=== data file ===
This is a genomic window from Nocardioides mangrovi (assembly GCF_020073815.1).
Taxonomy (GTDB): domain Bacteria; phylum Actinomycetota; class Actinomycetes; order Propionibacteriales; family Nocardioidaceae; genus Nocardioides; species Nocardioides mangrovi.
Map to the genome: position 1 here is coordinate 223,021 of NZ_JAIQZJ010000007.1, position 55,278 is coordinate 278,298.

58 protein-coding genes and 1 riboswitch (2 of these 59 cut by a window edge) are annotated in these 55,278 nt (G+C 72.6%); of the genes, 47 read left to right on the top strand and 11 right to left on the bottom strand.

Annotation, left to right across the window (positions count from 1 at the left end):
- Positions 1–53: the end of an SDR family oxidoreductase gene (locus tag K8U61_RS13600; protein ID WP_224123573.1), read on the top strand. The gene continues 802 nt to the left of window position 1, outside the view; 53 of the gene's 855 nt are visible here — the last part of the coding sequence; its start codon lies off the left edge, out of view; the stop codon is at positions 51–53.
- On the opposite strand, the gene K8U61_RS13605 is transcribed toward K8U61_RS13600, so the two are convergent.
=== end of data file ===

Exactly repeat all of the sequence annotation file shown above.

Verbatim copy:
This is a genomic window from Nocardioides mangrovi (assembly GCF_020073815.1).
Taxonomy (GTDB): domain Bacteria; phylum Actinomycetota; class Actinomycetes; order Propionibacteriales; family Nocardioidaceae; genus Nocardioides; species Nocardioides mangrovi.
Map to the genome: position 1 here is coordinate 223,021 of NZ_JAIQZJ010000007.1, position 55,278 is coordinate 278,298.

58 protein-coding genes and 1 riboswitch (2 of these 59 cut by a window edge) are annotated in these 55,278 nt (G+C 72.6%); of the genes, 47 read left to right on the top strand and 11 right to left on the bottom strand.

Annotation, left to right across the window (positions count from 1 at the left end):
- Positions 1–53: the end of an SDR family oxidoreductase gene (locus tag K8U61_RS13600; protein ID WP_224123573.1), read on the top strand. The gene continues 802 nt to the left of window position 1, outside the view; 53 of the gene's 855 nt are visible here — the last part of the coding sequence; its start codon lies off the left edge, out of view; the stop codon is at positions 51–53.
- On the opposite strand, the gene K8U61_RS13605 is transcribed toward K8U61_RS13600, so the two are convergent.